the McKernan center. Classes were held at the center one day when
the museum was being used for a meeting.  The program covered all
aspects of Portland and South Portland's maritime history.  The
lectures and slide shows were given by volunteers from the
Portland Marine Society, the museum staff and other local
experts. We learned all about Casco Bay, the ferries, the early
wooden boats, the Liberty Boat building during WWII and
lighthouses in the area.  Each of the lecturers was well prepared
and very enthusiastic.

We had an included bus tour of the Portland area on Monday
afternoon.  The other three afternoons we were free to explore on
our own, and the coordinator and the staff at the McKernan center
made many suggestions of things to do.

We also had three very interesting and delightful evening
programs.  Monday, we learned all about the lobster and lobster
fishing, Tuesday, Anne Longfellow Pierce returned from the grave
to talk about her brother Henry Wadsworth Longfellow and growing
up in Portland.  On Wednesday we had a musical program by Nancy 3

This was the first time this particular program was given and we
all had a really good time.

Photos from this Elderhostel and earlier trips we have taken can
be viewed at: http://k12s.phast.umass.edu/~mort/photo.html

Helen Sternheim (helen@k12s.phast.umass.edu)

Patagonia:  Land of Magnificent Contrasts -
  Nov. 11-28, 2001

A friend and I joined a group of 24 Elderhostelers for a
spectacular trip to Argentina.  There were last minute changes to
the itinerary because of financial problems of the local airline.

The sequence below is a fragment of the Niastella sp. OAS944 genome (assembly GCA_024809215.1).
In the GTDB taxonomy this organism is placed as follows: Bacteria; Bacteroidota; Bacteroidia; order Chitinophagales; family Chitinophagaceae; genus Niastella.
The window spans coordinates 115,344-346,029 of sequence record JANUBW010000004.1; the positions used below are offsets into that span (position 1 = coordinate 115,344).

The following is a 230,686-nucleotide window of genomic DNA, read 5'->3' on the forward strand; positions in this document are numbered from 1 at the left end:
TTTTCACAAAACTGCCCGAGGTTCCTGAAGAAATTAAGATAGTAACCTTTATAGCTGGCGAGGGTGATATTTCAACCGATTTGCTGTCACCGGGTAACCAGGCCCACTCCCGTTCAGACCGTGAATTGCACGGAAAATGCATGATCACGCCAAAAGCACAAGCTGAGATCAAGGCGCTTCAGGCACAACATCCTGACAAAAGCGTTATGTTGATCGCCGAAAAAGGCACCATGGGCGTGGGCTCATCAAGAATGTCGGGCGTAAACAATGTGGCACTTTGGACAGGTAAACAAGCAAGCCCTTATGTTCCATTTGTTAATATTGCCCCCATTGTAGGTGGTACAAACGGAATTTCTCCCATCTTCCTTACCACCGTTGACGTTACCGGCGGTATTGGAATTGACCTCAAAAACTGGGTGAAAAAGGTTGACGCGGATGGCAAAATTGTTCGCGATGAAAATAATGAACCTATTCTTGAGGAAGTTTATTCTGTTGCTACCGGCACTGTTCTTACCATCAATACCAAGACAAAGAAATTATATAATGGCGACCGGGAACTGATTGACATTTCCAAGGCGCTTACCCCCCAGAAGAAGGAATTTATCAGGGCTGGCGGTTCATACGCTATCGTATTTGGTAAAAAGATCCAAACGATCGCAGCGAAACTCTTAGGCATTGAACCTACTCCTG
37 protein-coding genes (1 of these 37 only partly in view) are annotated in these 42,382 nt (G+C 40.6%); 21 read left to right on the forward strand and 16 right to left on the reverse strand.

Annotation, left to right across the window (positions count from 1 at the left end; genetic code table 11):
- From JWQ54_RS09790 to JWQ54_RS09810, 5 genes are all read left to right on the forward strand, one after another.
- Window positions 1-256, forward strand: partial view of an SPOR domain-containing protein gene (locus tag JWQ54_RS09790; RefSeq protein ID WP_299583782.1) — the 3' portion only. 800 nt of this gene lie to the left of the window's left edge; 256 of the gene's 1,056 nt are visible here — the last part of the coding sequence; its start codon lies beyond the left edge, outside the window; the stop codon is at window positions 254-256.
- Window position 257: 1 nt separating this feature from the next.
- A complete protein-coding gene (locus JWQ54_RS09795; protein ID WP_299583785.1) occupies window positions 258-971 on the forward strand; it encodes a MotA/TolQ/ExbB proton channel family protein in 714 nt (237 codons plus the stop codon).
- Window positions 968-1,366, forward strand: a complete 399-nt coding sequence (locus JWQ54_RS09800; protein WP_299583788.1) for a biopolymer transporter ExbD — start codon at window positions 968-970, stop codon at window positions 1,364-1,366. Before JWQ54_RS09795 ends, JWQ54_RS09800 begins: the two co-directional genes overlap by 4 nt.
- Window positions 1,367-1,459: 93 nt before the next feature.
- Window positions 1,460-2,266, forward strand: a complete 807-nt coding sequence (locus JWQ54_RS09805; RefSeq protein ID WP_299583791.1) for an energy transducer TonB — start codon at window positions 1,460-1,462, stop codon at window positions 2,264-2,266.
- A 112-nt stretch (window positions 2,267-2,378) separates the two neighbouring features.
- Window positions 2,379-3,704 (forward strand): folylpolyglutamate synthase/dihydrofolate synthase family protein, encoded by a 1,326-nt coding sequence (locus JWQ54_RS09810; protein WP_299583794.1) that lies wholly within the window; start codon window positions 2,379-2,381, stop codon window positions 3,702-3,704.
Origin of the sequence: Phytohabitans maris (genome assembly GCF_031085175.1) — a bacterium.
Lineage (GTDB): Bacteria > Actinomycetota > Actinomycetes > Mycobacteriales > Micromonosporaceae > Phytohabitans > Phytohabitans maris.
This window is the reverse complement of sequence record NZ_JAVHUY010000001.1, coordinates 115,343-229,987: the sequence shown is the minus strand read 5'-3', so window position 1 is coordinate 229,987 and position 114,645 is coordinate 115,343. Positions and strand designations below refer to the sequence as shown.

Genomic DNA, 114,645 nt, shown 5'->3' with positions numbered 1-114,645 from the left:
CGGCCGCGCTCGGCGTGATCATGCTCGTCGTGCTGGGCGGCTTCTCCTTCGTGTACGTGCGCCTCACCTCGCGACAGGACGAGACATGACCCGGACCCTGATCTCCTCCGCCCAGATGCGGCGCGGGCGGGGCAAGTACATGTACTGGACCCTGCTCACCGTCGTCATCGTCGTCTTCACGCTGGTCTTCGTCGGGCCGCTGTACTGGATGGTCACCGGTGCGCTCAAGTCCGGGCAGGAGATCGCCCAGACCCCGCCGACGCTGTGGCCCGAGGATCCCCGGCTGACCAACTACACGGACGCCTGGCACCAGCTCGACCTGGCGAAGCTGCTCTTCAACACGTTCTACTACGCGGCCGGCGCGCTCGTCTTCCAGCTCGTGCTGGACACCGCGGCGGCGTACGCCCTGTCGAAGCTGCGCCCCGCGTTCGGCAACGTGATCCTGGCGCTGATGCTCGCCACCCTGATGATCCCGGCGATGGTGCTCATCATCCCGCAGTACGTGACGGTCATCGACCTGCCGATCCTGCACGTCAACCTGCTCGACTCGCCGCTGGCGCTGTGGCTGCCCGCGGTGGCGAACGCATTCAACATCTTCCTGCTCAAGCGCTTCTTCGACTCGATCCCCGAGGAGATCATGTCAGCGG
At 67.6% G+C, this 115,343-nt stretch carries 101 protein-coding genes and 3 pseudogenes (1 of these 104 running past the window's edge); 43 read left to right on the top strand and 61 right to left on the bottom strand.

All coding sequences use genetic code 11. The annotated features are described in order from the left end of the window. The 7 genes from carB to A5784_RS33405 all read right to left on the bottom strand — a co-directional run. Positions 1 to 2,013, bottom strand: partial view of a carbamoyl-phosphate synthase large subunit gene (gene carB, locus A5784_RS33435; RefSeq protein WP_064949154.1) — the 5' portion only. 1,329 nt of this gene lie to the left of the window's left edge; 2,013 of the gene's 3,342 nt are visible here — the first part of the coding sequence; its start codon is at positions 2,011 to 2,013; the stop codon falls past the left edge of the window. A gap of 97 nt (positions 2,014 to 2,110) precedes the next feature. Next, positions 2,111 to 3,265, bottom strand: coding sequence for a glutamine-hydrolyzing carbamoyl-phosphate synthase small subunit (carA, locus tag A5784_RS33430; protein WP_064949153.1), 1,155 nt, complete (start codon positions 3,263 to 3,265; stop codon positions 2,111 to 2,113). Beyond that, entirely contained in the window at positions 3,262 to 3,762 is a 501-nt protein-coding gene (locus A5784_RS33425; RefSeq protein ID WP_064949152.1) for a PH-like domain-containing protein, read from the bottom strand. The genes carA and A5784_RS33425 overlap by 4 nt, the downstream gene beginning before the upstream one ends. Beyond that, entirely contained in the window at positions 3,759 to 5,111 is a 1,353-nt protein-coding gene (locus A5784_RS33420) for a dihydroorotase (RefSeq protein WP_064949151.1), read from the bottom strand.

There were two days in Buenos Aires at the beginning and one day
at the end.  Otherwise the trip was spent in Patagonia.  From BA
we flew to Bariloche for one night where we toured areas in the
Andes foothills.  We went by bus to Esquel where we spent a night
after a long day of travel.  We saw the Old Patagonian Express
station and train but could not ride it because we were not there
on the day they do short runs for tourists.  We went over long,
unpaved roads the next day to see the cabin where Butch Cassidy
hid out after his last bank robbery in the States.  Then we drove
across the desert to the Atlantic Coast.  The trip thus far was
interesting but very tiring.  But then it really picked up.

We spent two nights in Puerto Madryn from which we toured the
Valdes Peninsula.  We went whale watching by boat and by bus to
see sea lions and penguins.  We were remarkably close to all
these animals and it deserves its designation as a World Heritage

 From there we flew to Ushuaia to spend five nights in an
extremely interesting area both for history and scenery.  The
city overlooks the Beagle Channel where Darwin studied nature.
By bus and boat we saw mountains, peat bogs, penguins, seals, sea
lions, and a tremendous beaver dam.  The weather is very
changeable and the wind chill factor must be taken into
consideration.  It is always very windy in the lower part of
Patagonia.  The last location was three nights at El Calafate
which is the gateway to the glacier national park.  The glaciers
are very large and quite accessible by bus and especially by

Our tour leader, Marcelo Beccaceci, is the author of several
books and a field guide on Patagonia.  He was a pleasure to
travel with and gave excellent lectures both in classrooms and in
the field.  Each of the three local guides was of the highest
caliber as well as being personally charming.  The hotels and
meals were very good and we had some of the best beef I have ever
eaten.  There were limited menu selections and special diets are